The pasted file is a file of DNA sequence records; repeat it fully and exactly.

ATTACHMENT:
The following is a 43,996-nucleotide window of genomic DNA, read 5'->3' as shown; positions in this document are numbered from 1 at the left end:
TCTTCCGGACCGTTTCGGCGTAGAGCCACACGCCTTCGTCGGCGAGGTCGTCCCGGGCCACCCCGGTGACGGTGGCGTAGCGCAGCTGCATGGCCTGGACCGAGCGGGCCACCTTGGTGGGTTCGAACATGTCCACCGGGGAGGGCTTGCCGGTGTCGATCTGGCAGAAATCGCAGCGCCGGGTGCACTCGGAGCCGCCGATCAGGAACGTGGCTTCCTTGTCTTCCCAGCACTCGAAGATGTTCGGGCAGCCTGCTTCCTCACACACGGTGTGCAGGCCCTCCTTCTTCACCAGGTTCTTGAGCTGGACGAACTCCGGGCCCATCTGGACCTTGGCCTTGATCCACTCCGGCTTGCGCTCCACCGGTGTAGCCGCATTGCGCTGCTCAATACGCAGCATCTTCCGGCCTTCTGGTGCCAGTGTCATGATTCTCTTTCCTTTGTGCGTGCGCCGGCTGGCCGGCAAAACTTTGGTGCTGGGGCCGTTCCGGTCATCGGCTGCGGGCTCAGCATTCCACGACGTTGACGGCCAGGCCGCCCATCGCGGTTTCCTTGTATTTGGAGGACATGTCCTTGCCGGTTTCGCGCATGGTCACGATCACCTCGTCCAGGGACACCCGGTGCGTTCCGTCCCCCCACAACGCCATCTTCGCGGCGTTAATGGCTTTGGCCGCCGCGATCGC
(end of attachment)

The following is a 43,996-nucleotide window of genomic DNA, read 5'->3' as shown; positions in this document are numbered from 1 at the left end:
TCTTCCGGACCGTTTCGGCGTAGAGCCACACGCCTTCGTCGGCGAGGTCGTCCCGGGCCACCCCGGTGACGGTGGCGTAGCGCAGCTGCATGGCCTGGACCGAGCGGGCCACCTTGGTGGGTTCGAACATGTCCACCGGGGAGGGCTTGCCGGTGTCGATCTGGCAGAAATCGCAGCGCCGGGTGCACTCGGAGCCGCCGATCAGGAACGTGGCTTCCTTGTCTTCCCAGCACTCGAAGATGTTCGGGCAGCCTGCTTCCTCACACACGGTGTGCAGGCCCTCCTTCTTCACCAGGTTCTTGAGCTGGACGAACTCCGGGCCCATCTGGACCTTGGCCTTGATCCACTCCGGCTTGCGCTCCACCGGTGTAGCCGCATTGCGCTGCTCAATACGCAGCATCTTCCGGCCTTCTGGTGCCAGTGTCATGATTCTCTTTCCTTTGTGCGTGCGCCGGCTGGCCGGCAAAACTTTGGTGCTGGGGCCGTTCCGGTCATCGGCTGCGGGCTCAGCATTCCACGACGTTGACGGCCAGGCCGCCCATCGCGGTTTCCTTGTATTTGGAGGACATGTCCTTGCCGGTTTCGCGCATGGTCACGATCACCTCGTCCAGGGACACCCGGTGCGTTCCGTCCCCCCACAACGCCATCTTCGCGGCGTTAATGGCTTTGGCCGCCGCGATCGC